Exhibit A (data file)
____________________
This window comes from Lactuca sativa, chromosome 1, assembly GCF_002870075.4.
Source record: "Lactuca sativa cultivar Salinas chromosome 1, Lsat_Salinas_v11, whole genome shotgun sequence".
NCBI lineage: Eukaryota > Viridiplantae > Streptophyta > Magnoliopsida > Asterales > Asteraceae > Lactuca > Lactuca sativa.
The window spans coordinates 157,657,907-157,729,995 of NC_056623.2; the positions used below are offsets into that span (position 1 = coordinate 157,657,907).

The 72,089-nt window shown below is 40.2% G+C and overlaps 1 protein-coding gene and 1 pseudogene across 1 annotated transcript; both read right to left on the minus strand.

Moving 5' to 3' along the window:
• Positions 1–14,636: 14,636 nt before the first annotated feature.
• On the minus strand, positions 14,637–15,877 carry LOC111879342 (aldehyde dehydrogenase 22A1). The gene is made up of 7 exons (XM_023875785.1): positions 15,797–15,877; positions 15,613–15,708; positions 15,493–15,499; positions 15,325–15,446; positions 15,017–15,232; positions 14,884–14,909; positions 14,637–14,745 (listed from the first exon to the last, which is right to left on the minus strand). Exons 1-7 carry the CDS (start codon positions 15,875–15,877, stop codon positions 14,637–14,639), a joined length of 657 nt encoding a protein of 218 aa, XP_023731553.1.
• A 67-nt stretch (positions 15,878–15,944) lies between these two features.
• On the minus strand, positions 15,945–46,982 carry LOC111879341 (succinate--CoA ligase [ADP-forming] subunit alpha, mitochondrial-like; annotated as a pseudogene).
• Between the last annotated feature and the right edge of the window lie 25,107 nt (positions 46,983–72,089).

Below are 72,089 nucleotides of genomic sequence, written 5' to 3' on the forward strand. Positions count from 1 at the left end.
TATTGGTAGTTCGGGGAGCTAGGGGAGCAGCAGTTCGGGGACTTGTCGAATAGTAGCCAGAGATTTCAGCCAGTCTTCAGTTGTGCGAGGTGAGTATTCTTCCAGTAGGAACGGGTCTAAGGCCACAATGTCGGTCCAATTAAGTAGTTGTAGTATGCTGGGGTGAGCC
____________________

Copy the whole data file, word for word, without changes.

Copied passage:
This window comes from Lactuca sativa, chromosome 1, assembly GCF_002870075.4.
Source record: "Lactuca sativa cultivar Salinas chromosome 1, Lsat_Salinas_v11, whole genome shotgun sequence".
NCBI lineage: Eukaryota > Viridiplantae > Streptophyta > Magnoliopsida > Asterales > Asteraceae > Lactuca > Lactuca sativa.
The window spans coordinates 157,657,907-157,729,995 of NC_056623.2; the positions used below are offsets into that span (position 1 = coordinate 157,657,907).

The 72,089-nt window shown below is 40.2% G+C and overlaps 1 protein-coding gene and 1 pseudogene across 1 annotated transcript; both read right to left on the minus strand.

Moving 5' to 3' along the window:
• Positions 1–14,636: 14,636 nt before the first annotated feature.
• On the minus strand, positions 14,637–15,877 carry LOC111879342 (aldehyde dehydrogenase 22A1). The gene is made up of 7 exons (XM_023875785.1): positions 15,797–15,877; positions 15,613–15,708; positions 15,493–15,499; positions 15,325–15,446; positions 15,017–15,232; positions 14,884–14,909; positions 14,637–14,745 (listed from the first exon to the last, which is right to left on the minus strand). Exons 1-7 carry the CDS (start codon positions 15,875–15,877, stop codon positions 14,637–14,639), a joined length of 657 nt encoding a protein of 218 aa, XP_023731553.1.
• A 67-nt stretch (positions 15,878–15,944) lies between these two features.
• On the minus strand, positions 15,945–46,982 carry LOC111879341 (succinate--CoA ligase [ADP-forming] subunit alpha, mitochondrial-like; annotated as a pseudogene).
• Between the last annotated feature and the right edge of the window lie 25,107 nt (positions 46,983–72,089).

Below are 72,089 nucleotides of genomic sequence, written 5' to 3' on the forward strand. Positions count from 1 at the left end.
TATTGGTAGTTCGGGGAGCTAGGGGAGCAGCAGTTCGGGGACTTGTCGAATAGTAGCCAGAGATTTCAGCCAGTCTTCAGTTGTGCGAGGTGAGTATTCTTCCAGTAGGAACGGGTCTAAGGCCACAATGTCGGTCCAATTAAGTAGTTGTAGTATGCTGGGGTGAGCC